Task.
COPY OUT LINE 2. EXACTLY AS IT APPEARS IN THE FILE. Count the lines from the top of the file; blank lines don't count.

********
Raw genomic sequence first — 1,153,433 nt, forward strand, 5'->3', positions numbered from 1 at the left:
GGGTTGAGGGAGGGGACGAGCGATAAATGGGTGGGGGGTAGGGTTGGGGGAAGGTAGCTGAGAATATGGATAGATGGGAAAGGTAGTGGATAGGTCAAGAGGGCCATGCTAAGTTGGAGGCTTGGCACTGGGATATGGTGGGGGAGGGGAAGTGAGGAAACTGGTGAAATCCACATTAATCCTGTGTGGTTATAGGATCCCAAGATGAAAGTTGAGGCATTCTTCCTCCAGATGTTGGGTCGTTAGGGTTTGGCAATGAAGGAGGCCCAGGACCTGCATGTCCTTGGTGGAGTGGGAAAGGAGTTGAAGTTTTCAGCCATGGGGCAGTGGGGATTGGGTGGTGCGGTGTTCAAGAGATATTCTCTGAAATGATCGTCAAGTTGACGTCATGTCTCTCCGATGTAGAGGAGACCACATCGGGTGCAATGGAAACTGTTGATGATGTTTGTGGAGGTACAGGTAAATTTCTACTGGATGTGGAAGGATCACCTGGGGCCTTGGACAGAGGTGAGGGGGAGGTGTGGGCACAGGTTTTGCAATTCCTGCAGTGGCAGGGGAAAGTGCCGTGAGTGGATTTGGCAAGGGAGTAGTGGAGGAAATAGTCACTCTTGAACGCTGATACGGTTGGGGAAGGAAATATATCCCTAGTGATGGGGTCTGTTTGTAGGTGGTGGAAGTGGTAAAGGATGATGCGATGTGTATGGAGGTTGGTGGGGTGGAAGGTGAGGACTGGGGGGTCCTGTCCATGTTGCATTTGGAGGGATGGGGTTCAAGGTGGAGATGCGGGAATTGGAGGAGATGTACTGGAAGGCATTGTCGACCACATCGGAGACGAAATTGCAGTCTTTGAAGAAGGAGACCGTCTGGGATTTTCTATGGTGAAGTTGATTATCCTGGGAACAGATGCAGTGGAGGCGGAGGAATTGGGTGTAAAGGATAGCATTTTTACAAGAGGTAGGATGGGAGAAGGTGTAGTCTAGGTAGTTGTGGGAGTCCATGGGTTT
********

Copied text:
GGGTTGAGGGAGGGGACGAGCGATAAATGGGTGGGGGGTAGGGTTGGGGGAAGGTAGCTGAGAATATGGATAGATGGGAAAGGTAGTGGATAGGTCAAGAGGGCCATGCTAAGTTGGAGGCTTGGCACTGGGATATGGTGGGGGAGGGGAAGTGAGGAAACTGGTGAAATCCACATTAATCCTGTGTGGTTATAGGATCCCAAGATGAAAGTTGAGGCATTCTTCCTCCAGATGTTGGGTCGTTAGGGTTTGGCAATGAAGGAGGCCCAGGACCTGCATGTCCTTGGTGGAGTGGGAAAGGAGTTGAAGTTTTCAGCCATGGGGCAGTGGGGATTGGGTGGTGCGGTGTTCAAGAGATATTCTCTGAAATGATCGTCAAGTTGACGTCATGTCTCTCCGATGTAGAGGAGACCACATCGGGTGCAATGGAAACTGTTGATGATGTTTGTGGAGGTACAGGTAAATTTCTACTGGATGTGGAAGGATCACCTGGGGCCTTGGACAGAGGTGAGGGGGAGGTGTGGGCACAGGTTTTGCAATTCCTGCAGTGGCAGGGGAAAGTGCCGTGAGTGGATTTGGCAAGGGAGTAGTGGAGGAAATAGTCACTCTTGAACGCTGATACGGTTGGGGAAGGAAATATATCCCTAGTGATGGGGTCTGTTTGTAGGTGGTGGAAGTGGTAAAGGATGATGCGATGTGTATGGAGGTTGGTGGGGTGGAAGGTGAGGACTGGGGGGTCCTGTCCATGTTGCATTTGGAGGGATGGGGTTCAAGGTGGAGATGCGGGAATTGGAGGAGATGTACTGGAAGGCATTGTCGACCACATCGGAGACGAAATTGCAGTCTTTGAAGAAGGAGACCGTCTGGGATTTTCTATGGTGAAGTTGATTATCCTGGGAACAGATGCAGTGGAGGCGGAGGAATTGGGTGTAAAGGATAGCATTTTTACAAGAGGTAGGATGGGAGAAGGTGTAGTCTAGGTAGTTGTGGGAGTCCATGGGTTT